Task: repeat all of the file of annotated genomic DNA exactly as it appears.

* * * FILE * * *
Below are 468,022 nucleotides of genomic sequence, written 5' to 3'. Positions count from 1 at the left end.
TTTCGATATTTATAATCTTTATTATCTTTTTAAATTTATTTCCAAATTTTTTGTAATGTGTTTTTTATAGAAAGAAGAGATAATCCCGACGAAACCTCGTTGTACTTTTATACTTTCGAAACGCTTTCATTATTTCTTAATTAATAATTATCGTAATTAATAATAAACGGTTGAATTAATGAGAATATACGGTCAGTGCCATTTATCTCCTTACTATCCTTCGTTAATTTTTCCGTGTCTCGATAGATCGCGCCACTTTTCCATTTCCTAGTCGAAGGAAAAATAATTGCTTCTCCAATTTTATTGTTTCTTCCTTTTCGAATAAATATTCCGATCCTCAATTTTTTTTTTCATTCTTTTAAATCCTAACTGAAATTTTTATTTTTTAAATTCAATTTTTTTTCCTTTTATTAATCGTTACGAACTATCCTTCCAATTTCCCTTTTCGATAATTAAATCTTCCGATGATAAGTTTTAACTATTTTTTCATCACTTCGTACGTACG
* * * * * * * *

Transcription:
Below are 468,022 nucleotides of genomic sequence, written 5' to 3'. Positions count from 1 at the left end.
TTTCGATATTTATAATCTTTATTATCTTTTTAAATTTATTTCCAAATTTTTTGTAATGTGTTTTTTATAGAAAGAAGAGATAATCCCGACGAAACCTCGTTGTACTTTTATACTTTCGAAACGCTTTCATTATTTCTTAATTAATAATTATCGTAATTAATAATAAACGGTTGAATTAATGAGAATATACGGTCAGTGCCATTTATCTCCTTACTATCCTTCGTTAATTTTTCCGTGTCTCGATAGATCGCGCCACTTTTCCATTTCCTAGTCGAAGGAAAAATAATTGCTTCTCCAATTTTATTGTTTCTTCCTTTTCGAATAAATATTCCGATCCTCAATTTTTTTTTTCATTCTTTTAAATCCTAACTGAAATTTTTATTTTTTAAATTCAATTTTTTTTCCTTTTATTAATCGTTACGAACTATCCTTCCAATTTCCCTTTTCGATAATTAAATCTTCCGATGATAAGTTTTAACTATTTTTTCATCACTTCGTACGTACG